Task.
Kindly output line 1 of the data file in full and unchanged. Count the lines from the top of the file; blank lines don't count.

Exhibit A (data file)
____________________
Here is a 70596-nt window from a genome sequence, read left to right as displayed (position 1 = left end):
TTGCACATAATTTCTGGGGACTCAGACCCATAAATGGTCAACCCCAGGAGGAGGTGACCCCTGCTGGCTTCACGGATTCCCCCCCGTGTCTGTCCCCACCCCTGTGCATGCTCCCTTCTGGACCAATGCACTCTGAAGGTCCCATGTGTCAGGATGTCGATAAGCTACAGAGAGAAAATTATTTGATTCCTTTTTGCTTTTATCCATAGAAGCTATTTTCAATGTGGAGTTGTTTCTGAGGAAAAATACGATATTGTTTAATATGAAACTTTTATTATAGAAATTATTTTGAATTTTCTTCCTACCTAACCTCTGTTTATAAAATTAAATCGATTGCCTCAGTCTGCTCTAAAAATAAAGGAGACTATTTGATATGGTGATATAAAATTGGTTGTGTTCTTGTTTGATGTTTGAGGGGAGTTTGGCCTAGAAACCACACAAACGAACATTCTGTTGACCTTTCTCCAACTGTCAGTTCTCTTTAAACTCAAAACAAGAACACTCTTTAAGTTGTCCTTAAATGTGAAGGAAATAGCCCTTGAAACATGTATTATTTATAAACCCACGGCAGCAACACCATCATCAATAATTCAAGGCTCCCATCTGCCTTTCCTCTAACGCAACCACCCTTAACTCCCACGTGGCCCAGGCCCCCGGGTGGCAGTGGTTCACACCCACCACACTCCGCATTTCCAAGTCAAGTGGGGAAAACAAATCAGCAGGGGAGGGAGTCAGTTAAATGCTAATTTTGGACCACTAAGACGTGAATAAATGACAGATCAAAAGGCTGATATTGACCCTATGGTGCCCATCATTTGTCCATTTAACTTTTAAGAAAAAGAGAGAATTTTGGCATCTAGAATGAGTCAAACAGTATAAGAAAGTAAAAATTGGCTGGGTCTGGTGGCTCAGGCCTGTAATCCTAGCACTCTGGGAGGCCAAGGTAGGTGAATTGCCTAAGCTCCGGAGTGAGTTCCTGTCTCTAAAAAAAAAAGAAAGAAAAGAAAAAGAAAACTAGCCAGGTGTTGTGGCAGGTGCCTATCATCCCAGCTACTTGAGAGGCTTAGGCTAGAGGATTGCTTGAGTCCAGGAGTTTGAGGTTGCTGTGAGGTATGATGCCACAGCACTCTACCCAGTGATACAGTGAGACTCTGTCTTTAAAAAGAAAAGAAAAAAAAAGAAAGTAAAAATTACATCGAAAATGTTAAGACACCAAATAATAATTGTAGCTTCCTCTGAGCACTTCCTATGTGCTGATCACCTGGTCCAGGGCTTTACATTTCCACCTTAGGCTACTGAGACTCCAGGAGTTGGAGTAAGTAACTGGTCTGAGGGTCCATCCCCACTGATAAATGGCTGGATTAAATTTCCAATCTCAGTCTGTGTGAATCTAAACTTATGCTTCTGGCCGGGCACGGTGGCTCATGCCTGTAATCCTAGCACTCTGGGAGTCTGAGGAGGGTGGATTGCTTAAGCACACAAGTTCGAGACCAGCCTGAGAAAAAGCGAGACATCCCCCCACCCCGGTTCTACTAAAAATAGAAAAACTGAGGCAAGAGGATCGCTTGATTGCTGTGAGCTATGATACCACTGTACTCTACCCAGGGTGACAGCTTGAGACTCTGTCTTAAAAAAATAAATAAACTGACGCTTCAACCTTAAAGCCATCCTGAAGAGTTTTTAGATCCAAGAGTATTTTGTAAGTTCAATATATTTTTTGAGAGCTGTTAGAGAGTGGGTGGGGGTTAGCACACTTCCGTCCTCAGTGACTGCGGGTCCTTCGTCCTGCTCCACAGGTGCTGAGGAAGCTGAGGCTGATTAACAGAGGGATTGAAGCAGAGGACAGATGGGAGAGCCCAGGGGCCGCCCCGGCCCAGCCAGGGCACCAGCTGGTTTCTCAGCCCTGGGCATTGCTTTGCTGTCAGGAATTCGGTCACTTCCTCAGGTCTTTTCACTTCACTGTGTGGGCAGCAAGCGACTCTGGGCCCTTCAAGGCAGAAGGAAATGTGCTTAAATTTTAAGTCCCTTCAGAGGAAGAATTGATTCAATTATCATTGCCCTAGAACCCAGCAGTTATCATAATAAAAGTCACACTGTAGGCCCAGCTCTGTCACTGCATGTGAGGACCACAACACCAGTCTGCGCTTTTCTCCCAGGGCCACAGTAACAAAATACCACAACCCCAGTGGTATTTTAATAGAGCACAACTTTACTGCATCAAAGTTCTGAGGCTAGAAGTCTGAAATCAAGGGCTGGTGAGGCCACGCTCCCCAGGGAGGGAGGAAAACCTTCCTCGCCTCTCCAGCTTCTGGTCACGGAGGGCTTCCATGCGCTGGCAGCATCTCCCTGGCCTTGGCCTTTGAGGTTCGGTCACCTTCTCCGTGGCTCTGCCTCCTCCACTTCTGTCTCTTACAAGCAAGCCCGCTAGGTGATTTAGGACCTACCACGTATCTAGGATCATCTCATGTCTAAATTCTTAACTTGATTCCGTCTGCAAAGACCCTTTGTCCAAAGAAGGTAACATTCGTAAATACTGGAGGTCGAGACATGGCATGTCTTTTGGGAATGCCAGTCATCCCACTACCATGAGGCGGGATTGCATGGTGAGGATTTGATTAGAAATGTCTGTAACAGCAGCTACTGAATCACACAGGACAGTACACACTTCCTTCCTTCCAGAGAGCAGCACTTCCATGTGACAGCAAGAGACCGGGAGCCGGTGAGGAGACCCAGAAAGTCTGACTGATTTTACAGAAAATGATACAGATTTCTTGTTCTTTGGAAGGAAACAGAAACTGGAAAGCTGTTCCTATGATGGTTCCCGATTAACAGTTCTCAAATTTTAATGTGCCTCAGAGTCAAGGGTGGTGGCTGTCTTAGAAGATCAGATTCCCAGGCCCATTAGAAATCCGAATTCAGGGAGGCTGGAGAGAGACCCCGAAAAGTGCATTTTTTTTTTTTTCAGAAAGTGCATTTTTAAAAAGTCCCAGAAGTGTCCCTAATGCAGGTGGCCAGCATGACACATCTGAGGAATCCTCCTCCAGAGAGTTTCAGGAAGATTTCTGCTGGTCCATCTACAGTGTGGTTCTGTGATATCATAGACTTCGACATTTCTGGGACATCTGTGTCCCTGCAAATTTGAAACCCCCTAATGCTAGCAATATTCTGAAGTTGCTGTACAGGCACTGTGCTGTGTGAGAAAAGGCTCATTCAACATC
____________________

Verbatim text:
Here is a 70596-nt window from a genome sequence, read left to right as displayed (position 1 = left end):